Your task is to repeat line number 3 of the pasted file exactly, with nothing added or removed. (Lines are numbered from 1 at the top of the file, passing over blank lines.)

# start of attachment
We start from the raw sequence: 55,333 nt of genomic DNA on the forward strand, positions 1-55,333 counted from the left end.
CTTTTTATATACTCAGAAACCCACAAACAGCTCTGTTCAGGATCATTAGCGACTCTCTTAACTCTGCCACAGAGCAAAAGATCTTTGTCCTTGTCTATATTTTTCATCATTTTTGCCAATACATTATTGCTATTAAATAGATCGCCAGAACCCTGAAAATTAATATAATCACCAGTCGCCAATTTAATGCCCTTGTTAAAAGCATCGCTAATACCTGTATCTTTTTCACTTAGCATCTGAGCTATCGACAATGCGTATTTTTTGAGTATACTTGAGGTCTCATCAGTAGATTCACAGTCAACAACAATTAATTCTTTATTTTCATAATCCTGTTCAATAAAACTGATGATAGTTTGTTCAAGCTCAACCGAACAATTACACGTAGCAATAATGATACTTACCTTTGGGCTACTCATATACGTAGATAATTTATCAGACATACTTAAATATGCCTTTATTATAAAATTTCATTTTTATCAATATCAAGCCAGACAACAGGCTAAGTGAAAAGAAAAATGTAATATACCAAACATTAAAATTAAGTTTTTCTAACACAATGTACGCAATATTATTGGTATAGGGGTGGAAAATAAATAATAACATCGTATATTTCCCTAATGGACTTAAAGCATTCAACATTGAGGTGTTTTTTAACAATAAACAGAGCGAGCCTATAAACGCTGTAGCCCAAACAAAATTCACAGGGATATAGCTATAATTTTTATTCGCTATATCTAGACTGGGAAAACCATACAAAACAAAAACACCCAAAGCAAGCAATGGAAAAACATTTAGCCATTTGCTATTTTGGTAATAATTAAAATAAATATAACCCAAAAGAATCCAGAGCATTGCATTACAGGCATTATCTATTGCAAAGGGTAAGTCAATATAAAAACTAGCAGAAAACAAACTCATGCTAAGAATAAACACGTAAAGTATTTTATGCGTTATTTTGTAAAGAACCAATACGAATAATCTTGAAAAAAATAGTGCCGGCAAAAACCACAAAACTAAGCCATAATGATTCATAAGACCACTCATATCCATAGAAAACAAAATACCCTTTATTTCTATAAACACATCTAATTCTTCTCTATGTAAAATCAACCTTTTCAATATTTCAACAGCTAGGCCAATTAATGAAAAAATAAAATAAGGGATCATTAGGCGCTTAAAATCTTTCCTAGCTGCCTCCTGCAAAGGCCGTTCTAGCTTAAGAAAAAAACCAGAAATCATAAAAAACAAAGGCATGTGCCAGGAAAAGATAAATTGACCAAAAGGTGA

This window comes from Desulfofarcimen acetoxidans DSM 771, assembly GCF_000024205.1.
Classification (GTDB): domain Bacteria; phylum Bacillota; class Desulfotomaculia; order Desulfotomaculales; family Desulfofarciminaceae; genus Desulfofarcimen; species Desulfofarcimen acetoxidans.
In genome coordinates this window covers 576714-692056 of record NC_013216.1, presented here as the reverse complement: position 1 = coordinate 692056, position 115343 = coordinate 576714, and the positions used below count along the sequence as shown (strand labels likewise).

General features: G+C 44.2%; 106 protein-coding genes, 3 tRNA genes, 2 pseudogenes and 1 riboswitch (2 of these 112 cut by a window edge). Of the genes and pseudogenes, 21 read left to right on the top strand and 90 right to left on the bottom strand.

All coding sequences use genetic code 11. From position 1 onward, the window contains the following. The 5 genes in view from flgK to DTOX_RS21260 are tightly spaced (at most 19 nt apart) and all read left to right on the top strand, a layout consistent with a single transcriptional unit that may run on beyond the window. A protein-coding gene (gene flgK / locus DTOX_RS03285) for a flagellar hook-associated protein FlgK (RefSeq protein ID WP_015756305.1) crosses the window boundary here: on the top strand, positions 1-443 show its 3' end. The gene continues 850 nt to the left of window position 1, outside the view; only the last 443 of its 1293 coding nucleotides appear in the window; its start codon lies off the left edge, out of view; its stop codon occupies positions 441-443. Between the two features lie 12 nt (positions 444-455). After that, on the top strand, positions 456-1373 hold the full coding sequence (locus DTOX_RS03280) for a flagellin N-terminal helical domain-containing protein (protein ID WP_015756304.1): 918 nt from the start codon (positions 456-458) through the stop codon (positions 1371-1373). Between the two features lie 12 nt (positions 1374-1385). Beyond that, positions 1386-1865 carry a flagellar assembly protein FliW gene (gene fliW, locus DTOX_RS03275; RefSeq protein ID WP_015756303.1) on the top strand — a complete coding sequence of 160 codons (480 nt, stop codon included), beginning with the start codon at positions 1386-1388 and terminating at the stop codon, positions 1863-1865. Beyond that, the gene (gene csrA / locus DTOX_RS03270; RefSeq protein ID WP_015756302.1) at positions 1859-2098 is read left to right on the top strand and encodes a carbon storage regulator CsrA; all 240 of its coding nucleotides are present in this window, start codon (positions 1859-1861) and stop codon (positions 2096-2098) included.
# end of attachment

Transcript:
This window comes from Desulfofarcimen acetoxidans DSM 771, assembly GCF_000024205.1.